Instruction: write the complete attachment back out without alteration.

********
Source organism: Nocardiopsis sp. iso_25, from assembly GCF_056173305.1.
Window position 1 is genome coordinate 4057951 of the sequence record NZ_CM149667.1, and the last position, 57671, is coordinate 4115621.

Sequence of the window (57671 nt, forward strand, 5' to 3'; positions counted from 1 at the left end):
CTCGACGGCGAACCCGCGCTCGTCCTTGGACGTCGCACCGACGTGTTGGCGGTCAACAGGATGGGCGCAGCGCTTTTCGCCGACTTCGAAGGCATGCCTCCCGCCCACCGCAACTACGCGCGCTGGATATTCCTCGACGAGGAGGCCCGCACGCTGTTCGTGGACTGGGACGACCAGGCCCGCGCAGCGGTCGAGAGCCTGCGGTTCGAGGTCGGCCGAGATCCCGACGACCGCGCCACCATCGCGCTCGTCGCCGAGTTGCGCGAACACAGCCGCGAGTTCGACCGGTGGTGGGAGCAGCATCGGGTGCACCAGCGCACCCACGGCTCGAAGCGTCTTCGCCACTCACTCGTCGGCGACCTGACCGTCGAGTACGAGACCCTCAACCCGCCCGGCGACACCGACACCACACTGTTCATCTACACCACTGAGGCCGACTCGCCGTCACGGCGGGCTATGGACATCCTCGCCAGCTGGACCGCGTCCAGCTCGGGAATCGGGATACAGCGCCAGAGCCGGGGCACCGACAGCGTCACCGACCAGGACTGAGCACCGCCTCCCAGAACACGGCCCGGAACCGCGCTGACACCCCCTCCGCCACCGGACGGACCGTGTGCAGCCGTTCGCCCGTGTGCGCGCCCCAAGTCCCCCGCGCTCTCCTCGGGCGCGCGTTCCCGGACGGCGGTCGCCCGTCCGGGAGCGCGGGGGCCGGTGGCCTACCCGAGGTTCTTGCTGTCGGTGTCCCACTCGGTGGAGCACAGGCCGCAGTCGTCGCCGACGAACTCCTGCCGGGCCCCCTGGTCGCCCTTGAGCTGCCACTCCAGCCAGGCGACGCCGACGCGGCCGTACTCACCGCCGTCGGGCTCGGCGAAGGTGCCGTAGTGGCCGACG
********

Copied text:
Source organism: Nocardiopsis sp. iso_25, from assembly GCF_056173305.1.
Window position 1 is genome coordinate 4057951 of the sequence record NZ_CM149667.1, and the last position, 57671, is coordinate 4115621.

Sequence of the window (57671 nt, forward strand, 5' to 3'; positions counted from 1 at the left end):
CTCGACGGCGAACCCGCGCTCGTCCTTGGACGTCGCACCGACGTGTTGGCGGTCAACAGGATGGGCGCAGCGCTTTTCGCCGACTTCGAAGGCATGCCTCCCGCCCACCGCAACTACGCGCGCTGGATATTCCTCGACGAGGAGGCCCGCACGCTGTTCGTGGACTGGGACGACCAGGCCCGCGCAGCGGTCGAGAGCCTGCGGTTCGAGGTCGGCCGAGATCCCGACGACCGCGCCACCATCGCGCTCGTCGCCGAGTTGCGCGAACACAGCCGCGAGTTCGACCGGTGGTGGGAGCAGCATCGGGTGCACCAGCGCACCCACGGCTCGAAGCGTCTTCGCCACTCACTCGTCGGCGACCTGACCGTCGAGTACGAGACCCTCAACCCGCCCGGCGACACCGACACCACACTGTTCATCTACACCACTGAGGCCGACTCGCCGTCACGGCGGGCTATGGACATCCTCGCCAGCTGGACCGCGTCCAGCTCGGGAATCGGGATACAGCGCCAGAGCCGGGGCACCGACAGCGTCACCGACCAGGACTGAGCACCGCCTCCCAGAACACGGCCCGGAACCGCGCTGACACCCCCTCCGCCACCGGACGGACCGTGTGCAGCCGTTCGCCCGTGTGCGCGCCCCAAGTCCCCCGCGCTCTCCTCGGGCGCGCGTTCCCGGACGGCGGTCGCCCGTCCGGGAGCGCGGGGGCCGGTGGCCTACCCGAGGTTCTTGCTGTCGGTGTCCCACTCGGTGGAGCACAGGCCGCAGTCGTCGCCGACGAACTCCTGCCGGGCCCCCTGGTCGCCCTTGAGCTGCCACTCCAGCCAGGCGACGCCGACGCGGCCGTACTCACCGCCGTCGGGCTCGGCGAAGGTGCCGTAGTGGCCGACG